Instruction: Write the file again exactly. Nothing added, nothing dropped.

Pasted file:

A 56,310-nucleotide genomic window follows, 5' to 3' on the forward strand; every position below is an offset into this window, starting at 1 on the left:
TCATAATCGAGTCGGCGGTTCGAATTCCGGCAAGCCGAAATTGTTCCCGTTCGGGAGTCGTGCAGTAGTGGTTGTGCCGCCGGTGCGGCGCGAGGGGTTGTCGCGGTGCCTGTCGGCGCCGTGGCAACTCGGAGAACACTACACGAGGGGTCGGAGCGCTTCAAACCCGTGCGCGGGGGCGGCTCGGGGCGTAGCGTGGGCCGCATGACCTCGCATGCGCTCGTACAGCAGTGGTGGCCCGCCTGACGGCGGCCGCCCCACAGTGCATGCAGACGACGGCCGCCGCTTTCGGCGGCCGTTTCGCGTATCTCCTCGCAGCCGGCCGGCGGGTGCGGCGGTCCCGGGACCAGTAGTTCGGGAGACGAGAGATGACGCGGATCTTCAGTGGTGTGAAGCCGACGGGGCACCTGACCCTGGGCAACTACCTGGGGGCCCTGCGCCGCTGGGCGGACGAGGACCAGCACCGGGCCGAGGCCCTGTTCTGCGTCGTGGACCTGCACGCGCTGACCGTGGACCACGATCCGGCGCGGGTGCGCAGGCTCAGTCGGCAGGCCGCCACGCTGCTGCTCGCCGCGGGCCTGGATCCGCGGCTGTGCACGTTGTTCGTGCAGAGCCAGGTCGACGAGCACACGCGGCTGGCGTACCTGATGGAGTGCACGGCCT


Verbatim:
A 56,310-nucleotide genomic window follows, 5' to 3' on the forward strand; every position below is an offset into this window, starting at 1 on the left:
TCATAATCGAGTCGGCGGTTCGAATTCCGGCAAGCCGAAATTGTTCCCGTTCGGGAGTCGTGCAGTAGTGGTTGTGCCGCCGGTGCGGCGCGAGGGGTTGTCGCGGTGCCTGTCGGCGCCGTGGCAACTCGGAGAACACTACACGAGGGGTCGGAGCGCTTCAAACCCGTGCGCGGGGGCGGCTCGGGGCGTAGCGTGGGCCGCATGACCTCGCATGCGCTCGTACAGCAGTGGTGGCCCGCCTGACGGCGGCCGCCCCACAGTGCATGCAGACGACGGCCGCCGCTTTCGGCGGCCGTTTCGCGTATCTCCTCGCAGCCGGCCGGCGGGTGCGGCGGTCCCGGGACCAGTAGTTCGGGAGACGAGAGATGACGCGGATCTTCAGTGGTGTGAAGCCGACGGGGCACCTGACCCTGGGCAACTACCTGGGGGCCCTGCGCCGCTGGGCGGACGAGGACCAGCACCGGGCCGAGGCCCTGTTCTGCGTCGTGGACCTGCACGCGCTGACCGTGGACCACGATCCGGCGCGGGTGCGCAGGCTCAGTCGGCAGGCCGCCACGCTGCTGCTCGCCGCGGGCCTGGATCCGCGGCTGTGCACGTTGTTCGTGCAGAGCCAGGTCGACGAGCACACGCGGCTGGCGTACCTGATGGAGTGCACGGCCT